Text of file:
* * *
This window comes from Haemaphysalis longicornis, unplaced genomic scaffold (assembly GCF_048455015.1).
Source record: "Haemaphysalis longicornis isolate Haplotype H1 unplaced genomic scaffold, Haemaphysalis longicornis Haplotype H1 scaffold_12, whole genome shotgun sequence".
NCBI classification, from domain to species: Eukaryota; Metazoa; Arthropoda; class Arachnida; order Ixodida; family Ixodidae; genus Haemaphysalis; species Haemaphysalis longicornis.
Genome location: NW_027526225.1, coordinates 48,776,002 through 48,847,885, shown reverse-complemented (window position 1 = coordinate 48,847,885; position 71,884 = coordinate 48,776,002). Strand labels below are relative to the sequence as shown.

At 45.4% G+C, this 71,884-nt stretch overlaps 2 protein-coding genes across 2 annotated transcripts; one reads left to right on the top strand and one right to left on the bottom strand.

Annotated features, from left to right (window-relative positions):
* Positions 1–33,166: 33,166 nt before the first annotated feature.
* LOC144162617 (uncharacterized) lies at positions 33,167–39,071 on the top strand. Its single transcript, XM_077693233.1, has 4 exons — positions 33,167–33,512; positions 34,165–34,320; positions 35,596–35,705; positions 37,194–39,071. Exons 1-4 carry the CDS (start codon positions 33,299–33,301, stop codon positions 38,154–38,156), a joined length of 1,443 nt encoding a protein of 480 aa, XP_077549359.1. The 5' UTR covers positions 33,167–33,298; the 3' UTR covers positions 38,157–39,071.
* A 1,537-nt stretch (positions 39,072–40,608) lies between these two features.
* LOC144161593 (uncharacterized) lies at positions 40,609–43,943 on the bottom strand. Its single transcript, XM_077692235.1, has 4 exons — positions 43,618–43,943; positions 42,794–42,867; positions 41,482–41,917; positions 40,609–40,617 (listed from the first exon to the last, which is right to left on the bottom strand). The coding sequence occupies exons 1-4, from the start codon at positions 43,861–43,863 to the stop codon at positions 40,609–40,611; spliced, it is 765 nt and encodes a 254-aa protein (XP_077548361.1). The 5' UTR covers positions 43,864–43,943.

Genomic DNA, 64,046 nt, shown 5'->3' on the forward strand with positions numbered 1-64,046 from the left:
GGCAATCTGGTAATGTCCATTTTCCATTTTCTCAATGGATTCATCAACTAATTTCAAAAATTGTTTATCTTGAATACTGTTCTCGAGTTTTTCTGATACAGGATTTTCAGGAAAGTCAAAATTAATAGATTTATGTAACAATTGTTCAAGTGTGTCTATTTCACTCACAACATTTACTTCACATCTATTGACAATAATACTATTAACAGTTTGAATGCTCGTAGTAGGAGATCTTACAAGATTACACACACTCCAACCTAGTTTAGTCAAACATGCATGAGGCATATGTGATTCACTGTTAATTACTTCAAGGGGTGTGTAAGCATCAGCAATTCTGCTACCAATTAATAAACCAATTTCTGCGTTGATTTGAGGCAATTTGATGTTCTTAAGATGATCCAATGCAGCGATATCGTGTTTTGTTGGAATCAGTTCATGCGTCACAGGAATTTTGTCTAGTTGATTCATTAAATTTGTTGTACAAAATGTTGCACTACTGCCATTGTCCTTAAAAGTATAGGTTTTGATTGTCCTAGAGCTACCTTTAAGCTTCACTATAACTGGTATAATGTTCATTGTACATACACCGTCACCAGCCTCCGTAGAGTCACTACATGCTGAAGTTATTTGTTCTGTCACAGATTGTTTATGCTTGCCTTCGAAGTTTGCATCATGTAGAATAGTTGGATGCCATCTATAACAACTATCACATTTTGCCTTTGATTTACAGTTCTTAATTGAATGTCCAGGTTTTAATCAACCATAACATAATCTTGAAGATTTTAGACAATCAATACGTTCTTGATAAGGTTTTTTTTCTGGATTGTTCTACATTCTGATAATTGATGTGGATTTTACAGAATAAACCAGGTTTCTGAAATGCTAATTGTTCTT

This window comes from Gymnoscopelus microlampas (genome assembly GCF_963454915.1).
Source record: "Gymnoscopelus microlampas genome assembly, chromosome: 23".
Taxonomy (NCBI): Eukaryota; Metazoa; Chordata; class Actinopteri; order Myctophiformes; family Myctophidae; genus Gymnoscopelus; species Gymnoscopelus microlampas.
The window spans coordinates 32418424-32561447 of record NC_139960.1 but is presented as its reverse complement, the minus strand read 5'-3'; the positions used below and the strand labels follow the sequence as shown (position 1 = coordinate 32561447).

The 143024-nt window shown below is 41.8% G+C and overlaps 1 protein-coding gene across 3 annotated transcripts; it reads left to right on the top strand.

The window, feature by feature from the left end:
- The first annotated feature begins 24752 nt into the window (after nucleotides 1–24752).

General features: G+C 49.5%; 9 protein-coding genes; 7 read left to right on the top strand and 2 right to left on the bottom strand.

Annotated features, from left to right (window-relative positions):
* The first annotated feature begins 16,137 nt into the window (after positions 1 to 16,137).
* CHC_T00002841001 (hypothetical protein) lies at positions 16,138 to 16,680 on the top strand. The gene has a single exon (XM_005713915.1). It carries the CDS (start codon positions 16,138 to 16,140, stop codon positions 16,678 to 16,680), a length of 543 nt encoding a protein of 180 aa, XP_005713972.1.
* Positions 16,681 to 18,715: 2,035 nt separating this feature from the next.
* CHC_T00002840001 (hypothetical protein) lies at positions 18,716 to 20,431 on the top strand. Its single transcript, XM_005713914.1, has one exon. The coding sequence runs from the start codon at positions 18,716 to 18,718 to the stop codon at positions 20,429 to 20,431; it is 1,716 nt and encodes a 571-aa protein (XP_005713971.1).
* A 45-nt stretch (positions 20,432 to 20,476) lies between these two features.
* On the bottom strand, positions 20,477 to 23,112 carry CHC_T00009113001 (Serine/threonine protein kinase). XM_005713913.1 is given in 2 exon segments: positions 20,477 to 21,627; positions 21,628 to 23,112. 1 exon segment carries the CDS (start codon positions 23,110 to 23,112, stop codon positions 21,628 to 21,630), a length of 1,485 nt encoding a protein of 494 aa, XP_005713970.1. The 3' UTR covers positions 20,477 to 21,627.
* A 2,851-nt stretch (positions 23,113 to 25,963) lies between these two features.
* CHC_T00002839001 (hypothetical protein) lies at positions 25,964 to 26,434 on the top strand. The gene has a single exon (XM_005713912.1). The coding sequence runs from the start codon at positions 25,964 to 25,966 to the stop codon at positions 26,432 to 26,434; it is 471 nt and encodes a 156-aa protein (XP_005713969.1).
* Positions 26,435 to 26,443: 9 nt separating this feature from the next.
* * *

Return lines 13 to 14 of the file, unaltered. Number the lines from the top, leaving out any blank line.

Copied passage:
This window comes from Gymnoscopelus microlampas (genome assembly GCF_963454915.1).
Source record: "Gymnoscopelus microlampas genome assembly, chromosome: 23".